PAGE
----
Finally while practicing today during my daughter's nap I decided to dive into the Noble eightfold path and share a piece of it each week I am teaching. This is leading up to my teaching immersion which is directly influenced by the very same structure. The Noble path has a lot in common with Patanjali's Ashtanga eight-limbed system so if you are more familiar with that, you may see some similarities.
The original order of the eightfold path begins with Right View, but I would actually like to start with Right Intention and END with Right View as the outcome of all seven other aspects of the path. While this may make sense in a linear way, I also recognize and hope to share that the path is circular, or perhaps more like a spiral. The Buddha might say we all already have Right View, we just have to uncover it through practice. But since we are in a learning environment let us turn that on its head and begin first with practice to arrive at Right View.
My daughter is stirring from her nap so let me at least publish this!
A few questions to ponder this week:
What is your intention/s for practice? For living your life? Are they different?
How has it changed over the years and with different life experiences?
When you set intentions are you also loading yourself with expectations? How can the former exist without the latter?
Please feel free to write in comments or questions. Much love.
When I was living in New York, I marched in the streets for Black Lives Matter. Several times, marches would happen while I was working so I could not attend, but I had the sharply poignant experience of teaching yoga as crowds of thousands marched past our class on Broadway. I remember the roar of the protestors drowning out my own voice as they passed and I stopped class on more than one occasion so that we could listen and offer our silent support, sometimes for many minutes. It was a humbling and important metaphor for how big the movement was and what must take precedence in times like these.Read More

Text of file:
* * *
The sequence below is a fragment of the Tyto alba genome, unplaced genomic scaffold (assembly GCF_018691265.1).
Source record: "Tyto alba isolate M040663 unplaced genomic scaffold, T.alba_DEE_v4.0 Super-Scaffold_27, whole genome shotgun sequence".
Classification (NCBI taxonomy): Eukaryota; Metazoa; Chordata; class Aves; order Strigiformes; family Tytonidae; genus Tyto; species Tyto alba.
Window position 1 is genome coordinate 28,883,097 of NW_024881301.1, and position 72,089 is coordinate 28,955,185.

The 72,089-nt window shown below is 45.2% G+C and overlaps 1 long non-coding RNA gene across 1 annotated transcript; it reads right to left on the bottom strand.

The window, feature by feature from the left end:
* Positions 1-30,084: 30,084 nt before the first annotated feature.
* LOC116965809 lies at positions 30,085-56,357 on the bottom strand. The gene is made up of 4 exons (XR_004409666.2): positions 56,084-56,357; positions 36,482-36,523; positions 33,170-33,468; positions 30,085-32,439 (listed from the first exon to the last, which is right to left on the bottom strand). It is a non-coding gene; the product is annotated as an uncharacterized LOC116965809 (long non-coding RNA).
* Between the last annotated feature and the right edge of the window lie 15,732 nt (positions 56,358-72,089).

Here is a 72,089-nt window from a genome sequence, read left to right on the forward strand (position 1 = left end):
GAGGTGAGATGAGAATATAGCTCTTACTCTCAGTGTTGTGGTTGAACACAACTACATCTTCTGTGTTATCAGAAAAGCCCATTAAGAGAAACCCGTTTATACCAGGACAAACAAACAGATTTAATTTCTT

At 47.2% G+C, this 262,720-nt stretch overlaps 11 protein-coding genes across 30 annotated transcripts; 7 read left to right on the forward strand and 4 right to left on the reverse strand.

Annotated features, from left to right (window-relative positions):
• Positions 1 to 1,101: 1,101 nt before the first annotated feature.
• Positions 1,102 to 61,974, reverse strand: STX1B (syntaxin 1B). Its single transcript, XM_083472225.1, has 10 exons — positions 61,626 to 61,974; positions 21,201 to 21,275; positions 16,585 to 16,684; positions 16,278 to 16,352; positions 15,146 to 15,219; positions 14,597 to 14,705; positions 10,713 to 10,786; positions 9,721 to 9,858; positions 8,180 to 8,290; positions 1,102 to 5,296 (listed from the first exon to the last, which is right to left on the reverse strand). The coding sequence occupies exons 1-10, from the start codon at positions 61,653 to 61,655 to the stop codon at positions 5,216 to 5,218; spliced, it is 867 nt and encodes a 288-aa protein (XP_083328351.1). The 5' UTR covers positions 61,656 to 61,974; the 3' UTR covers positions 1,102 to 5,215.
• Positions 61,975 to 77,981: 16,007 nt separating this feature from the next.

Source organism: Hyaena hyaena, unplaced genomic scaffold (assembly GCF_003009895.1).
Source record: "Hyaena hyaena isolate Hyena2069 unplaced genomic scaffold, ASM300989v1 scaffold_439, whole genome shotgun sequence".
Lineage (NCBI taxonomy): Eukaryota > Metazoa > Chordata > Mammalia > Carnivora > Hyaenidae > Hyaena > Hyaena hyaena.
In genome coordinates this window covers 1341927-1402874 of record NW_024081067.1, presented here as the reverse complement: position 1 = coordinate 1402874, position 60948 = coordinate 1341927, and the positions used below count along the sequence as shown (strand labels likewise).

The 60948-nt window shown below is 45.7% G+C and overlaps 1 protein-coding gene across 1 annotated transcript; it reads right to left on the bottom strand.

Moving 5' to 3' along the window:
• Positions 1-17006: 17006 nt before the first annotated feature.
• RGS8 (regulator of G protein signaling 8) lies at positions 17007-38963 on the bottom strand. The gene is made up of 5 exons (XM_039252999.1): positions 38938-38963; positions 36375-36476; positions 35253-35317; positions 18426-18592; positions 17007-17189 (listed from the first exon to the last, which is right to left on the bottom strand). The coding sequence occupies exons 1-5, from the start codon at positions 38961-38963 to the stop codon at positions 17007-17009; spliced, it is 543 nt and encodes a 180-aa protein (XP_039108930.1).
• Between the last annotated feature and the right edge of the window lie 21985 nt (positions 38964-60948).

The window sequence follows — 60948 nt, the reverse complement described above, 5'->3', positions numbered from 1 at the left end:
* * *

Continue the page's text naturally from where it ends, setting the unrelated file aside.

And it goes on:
I am intrigued by what is revealed when we practice with real love. I am intrigued by those things that may at first seem limiting but in fact take us on a course to revealing wholeness. I am intrigued by gaps of all kinds, for it is often in "the spaces between" where we find the true treasures. Where once there was a gap, there is now understanding. And where once there was cluttered mind, there is now more gap. And so on.Read More
The Bhagavad Gita discusses action without attachment to the fruits of that action. The Yoga Sutras discuss abhyasa and vairagya, practice and non-attachment. The Buddhist literature takes this idea to the next level with the Heart Sutra's dive into the river of interbeing: nothing exists by itself in a vacuum and therefore all of the things we try to hold onto as singular (our opinions, our bodies, our relationships) are impossible to grasp because in some sense, they do not exist - at least not in the very simplified and solid way in which we tend to view them.Read More
In Buddhist meditation, you do not turn yourself into a battlefield, with good fighting against evil. Both sides belong to you, the good and the evil. Evil can be transformed into good, and vice versa. They are completely organic things.